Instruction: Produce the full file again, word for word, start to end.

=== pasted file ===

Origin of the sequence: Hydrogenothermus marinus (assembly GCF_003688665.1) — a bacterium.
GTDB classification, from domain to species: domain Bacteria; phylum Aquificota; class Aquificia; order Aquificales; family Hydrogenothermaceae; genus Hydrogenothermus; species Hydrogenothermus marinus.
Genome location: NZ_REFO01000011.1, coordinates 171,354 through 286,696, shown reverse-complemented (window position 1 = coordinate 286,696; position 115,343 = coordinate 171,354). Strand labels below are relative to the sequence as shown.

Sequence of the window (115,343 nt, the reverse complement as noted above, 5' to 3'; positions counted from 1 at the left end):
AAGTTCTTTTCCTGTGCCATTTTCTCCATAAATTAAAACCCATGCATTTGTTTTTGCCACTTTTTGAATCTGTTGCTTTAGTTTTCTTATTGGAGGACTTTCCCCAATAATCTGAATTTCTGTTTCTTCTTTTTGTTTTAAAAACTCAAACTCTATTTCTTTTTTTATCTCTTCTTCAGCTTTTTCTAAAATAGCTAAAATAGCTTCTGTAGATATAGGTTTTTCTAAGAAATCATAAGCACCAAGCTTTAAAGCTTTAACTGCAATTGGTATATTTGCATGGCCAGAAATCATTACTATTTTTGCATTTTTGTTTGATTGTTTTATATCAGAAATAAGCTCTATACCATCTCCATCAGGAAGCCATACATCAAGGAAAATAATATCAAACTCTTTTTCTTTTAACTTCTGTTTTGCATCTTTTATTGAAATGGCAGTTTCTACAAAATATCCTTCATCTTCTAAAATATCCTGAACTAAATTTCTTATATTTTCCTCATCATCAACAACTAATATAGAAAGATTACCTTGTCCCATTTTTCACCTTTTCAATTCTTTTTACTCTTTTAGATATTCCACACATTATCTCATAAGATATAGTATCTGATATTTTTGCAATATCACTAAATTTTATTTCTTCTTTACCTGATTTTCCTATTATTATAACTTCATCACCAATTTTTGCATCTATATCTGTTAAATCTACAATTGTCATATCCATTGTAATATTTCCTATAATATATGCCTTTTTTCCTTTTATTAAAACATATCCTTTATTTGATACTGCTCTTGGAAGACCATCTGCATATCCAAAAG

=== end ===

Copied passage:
Origin of the sequence: Hydrogenothermus marinus (assembly GCF_003688665.1) — a bacterium.
GTDB classification, from domain to species: domain Bacteria; phylum Aquificota; class Aquificia; order Aquificales; family Hydrogenothermaceae; genus Hydrogenothermus; species Hydrogenothermus marinus.
Genome location: NZ_REFO01000011.1, coordinates 171,354 through 286,696, shown reverse-complemented (window position 1 = coordinate 286,696; position 115,343 = coordinate 171,354). Strand labels below are relative to the sequence as shown.

Sequence of the window (115,343 nt, the reverse complement as noted above, 5' to 3'; positions counted from 1 at the left end):
AAGTTCTTTTCCTGTGCCATTTTCTCCATAAATTAAAACCCATGCATTTGTTTTTGCCACTTTTTGAATCTGTTGCTTTAGTTTTCTTATTGGAGGACTTTCCCCAATAATCTGAATTTCTGTTTCTTCTTTTTGTTTTAAAAACTCAAACTCTATTTCTTTTTTTATCTCTTCTTCAGCTTTTTCTAAAATAGCTAAAATAGCTTCTGTAGATATAGGTTTTTCTAAGAAATCATAAGCACCAAGCTTTAAAGCTTTAACTGCAATTGGTATATTTGCATGGCCAGAAATCATTACTATTTTTGCATTTTTGTTTGATTGTTTTATATCAGAAATAAGCTCTATACCATCTCCATCAGGAAGCCATACATCAAGGAAAATAATATCAAACTCTTTTTCTTTTAACTTCTGTTTTGCATCTTTTATTGAAATGGCAGTTTCTACAAAATATCCTTCATCTTCTAAAATATCCTGAACTAAATTTCTTATATTTTCCTCATCATCAACAACTAATATAGAAAGATTACCTTGTCCCATTTTTCACCTTTTCAATTCTTTTTACTCTTTTAGATATTCCACACATTATCTCATAAGATATAGTATCTGATATTTTTGCAATATCACTAAATTTTATTTCTTCTTTACCTGATTTTCCTATTATTATAACTTCATCACCAATTTTTGCATCTATATCTGTTAAATCTACAATTGTCATATCCATTGTAATATTTCCTATAATATATGCCTTTTTTCCTTTTATTAAAACATATCCTTTATTTGATACTGCTCTTGGAAGACCATCTGCATATCCAAAAG